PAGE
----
Billy Price has been recording soul, funk, and blues for over 30 years.
East End Avenue is, by far, his best album for a number of reasons.
Thirteen of the 14 songs are originals (the only cover is the Dan Penn
ballad, "Faithful and True," by the late Z.Z. Hill). Five tunes
were co-composed by Price and the husband and wife team of Jon and Sally
Tiven (who have worked with Wilson Pickett, Sir Mack Rice, Little Milton,
and Ellis Hooks to name a few), six were penned by songwriter Mike Sweeney,
one by stellar keyboardist Jimmy Britton, and one by the Tivens with Ellis
Hooks. The variety herein includes infectious, sing-along street harmony
soul with the title track, a universally appealing reminiscence of a youthful
hangout, and the breezy stroller, "Soul Sailin’," both
penned by Sweeney; a strident blues shuffle and song of the year candidate
"Keep It to Yourself," with Price glibly testifying to misinformed
malcontents, perpetual victims of circumstance, and those whose lives
are one long emergency that silence is golden; another song of the year
candidate with Britton’s salacious slab of Nawlins R&B, "If
You Cook Like You Walk; slinky shuffle-bumps like "She Left Me with
These Blues, "Sweet Mistreatin’ Love," and "Only
Two Lovers" ; several deep ballads that explore the vicissitudes
of modern romance; and "Funky Like Dyke, Part 2," an ultra-funky
homage to one of Price’s heroes, the late Arlester "Dyke"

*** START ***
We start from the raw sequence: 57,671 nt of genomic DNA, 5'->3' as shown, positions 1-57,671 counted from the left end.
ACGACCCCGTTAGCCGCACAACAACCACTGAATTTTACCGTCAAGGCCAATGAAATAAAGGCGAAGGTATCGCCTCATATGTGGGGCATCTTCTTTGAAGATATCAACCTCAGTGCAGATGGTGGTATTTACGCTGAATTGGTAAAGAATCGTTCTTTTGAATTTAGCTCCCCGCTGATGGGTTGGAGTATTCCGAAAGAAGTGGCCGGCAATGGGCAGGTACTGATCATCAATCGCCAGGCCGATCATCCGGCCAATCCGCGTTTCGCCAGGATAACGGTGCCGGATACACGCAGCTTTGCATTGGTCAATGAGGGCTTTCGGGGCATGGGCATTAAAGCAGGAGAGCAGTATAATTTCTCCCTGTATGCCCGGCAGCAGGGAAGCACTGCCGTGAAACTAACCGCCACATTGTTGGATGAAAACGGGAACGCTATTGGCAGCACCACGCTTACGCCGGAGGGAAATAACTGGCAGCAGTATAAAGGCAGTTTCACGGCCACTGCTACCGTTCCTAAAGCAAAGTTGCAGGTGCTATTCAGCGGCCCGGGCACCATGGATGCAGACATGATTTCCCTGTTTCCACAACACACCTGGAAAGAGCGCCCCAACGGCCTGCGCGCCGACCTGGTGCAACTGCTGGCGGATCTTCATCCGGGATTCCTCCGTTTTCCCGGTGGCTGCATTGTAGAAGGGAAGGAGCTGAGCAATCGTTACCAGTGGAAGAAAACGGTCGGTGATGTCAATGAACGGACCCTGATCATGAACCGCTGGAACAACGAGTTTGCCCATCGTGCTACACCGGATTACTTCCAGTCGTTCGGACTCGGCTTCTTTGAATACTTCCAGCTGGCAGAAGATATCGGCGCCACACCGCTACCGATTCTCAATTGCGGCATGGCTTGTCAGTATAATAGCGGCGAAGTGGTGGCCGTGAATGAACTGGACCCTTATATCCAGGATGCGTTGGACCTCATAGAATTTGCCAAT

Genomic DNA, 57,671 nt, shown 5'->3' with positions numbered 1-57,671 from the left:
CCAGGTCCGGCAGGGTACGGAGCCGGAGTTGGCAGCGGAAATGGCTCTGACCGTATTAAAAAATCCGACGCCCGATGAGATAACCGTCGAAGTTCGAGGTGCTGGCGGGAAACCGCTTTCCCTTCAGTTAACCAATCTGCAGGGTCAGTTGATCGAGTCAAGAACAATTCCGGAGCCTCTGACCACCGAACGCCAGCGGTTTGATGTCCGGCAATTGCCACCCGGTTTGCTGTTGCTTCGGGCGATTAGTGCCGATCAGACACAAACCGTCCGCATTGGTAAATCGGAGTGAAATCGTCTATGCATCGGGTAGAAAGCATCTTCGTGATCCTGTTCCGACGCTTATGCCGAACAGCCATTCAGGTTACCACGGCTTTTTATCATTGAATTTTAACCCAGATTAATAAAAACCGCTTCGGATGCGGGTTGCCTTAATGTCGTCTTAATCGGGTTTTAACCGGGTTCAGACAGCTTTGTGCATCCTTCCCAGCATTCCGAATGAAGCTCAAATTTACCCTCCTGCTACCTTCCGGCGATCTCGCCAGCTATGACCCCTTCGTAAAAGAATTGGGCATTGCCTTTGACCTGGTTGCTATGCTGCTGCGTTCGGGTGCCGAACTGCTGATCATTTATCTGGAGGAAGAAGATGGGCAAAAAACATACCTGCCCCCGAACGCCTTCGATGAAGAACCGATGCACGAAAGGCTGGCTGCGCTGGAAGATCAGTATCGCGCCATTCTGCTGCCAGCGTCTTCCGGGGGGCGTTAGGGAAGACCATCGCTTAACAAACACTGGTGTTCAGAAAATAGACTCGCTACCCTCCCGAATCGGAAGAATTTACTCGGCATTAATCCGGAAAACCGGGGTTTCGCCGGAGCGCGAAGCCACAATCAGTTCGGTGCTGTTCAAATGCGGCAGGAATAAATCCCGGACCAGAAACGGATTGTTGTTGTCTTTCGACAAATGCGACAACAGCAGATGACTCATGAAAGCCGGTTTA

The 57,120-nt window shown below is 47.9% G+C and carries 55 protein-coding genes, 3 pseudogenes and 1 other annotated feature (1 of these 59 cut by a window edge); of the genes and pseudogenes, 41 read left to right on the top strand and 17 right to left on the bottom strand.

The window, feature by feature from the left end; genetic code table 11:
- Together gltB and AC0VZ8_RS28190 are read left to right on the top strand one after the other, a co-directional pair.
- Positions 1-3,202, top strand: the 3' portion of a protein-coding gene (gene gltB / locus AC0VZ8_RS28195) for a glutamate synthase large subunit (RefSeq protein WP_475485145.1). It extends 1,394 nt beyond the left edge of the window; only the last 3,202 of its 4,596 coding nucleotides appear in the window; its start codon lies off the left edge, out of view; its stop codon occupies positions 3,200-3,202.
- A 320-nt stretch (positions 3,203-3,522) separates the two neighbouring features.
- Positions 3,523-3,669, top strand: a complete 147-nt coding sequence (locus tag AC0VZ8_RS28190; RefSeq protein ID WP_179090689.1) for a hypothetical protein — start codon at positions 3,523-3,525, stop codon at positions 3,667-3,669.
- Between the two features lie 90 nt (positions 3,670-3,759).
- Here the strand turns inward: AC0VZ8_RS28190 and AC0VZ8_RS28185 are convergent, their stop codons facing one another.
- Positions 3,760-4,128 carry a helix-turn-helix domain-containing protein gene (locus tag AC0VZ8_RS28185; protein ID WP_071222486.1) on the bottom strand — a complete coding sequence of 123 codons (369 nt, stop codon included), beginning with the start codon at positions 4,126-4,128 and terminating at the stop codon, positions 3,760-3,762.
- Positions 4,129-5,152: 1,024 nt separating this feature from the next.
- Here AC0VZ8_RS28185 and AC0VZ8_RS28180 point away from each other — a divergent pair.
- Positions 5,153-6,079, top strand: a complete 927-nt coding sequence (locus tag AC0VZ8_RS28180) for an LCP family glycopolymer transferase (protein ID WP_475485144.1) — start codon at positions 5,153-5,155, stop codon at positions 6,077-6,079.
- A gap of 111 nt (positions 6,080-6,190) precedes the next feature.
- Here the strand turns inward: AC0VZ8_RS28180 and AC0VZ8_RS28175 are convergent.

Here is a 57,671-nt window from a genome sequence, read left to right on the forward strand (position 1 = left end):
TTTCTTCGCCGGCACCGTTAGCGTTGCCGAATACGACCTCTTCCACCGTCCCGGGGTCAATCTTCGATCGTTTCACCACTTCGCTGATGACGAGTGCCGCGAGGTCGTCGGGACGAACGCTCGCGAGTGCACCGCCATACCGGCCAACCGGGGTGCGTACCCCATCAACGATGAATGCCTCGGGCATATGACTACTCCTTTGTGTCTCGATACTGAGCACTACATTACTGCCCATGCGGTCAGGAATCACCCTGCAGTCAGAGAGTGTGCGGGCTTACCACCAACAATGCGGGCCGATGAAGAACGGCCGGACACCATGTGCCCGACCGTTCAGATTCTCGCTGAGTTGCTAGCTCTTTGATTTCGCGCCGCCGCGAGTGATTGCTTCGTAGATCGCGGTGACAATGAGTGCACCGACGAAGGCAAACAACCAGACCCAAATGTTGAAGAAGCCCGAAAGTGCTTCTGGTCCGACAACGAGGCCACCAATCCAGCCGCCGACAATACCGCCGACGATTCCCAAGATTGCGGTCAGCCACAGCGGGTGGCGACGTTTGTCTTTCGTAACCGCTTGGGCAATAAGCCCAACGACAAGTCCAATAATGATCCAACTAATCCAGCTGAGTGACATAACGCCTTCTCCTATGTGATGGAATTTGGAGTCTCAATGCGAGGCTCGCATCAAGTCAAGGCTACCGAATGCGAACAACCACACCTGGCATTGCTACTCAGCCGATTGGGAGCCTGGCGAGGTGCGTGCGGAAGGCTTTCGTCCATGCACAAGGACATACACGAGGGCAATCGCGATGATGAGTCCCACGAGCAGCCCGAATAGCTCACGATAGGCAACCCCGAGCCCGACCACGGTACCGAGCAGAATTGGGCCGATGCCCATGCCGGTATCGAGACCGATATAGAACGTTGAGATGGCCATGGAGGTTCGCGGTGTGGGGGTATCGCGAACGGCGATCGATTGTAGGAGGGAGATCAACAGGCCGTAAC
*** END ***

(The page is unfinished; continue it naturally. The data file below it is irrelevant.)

Christian (of Dyke & the Blazers, best known for the original version
of "Funky Broadway" from 1967 on the small Original Sound label,
it preceded Wilson Pickett’s better known version on Atlantic by
several months). A tragic figure who was shot to death in Phoenix in 1971
at age 28, Dyke’s music has been championed by Price for 30 years.
Price’s set closer for years was Dyke’s "Runaway People."
Dyke has also been covered by J. Geils Band and Bobby Radcliff. (I highly
recommend the indispensable Funky Broadway: The Very Best of Dyke
& the Blazers on Collectables.)
Not only is Price
in excellent voice throughout, crooning and hollering with equal aplomb,
his current band is his best since the much beloved Keystone Rhythm Band
of the 1980s. Fortuitously, KRB drummer David Ray Dodd is back in the
fold; his intimacy with Price’s muse is a difference maker live
and on record.
These impeccably crafted
songs are performed with fervor, panache, and scintillating soul. Saxists
Rick Matt and Eric DeFade and trumpeter Joe Herndon provide a wall of
sound and solo with wild abandon. Britton’s keyboard work is simply
magnificent. East End Avenue succeeds on every level and is Billy Price’s
finest moment on record. Not only is it an essential purchase for his
fans, it’s also a great introduction for those unfamiliar with the
East Coast King of Blue-Eyed Soul.
J. Cullen III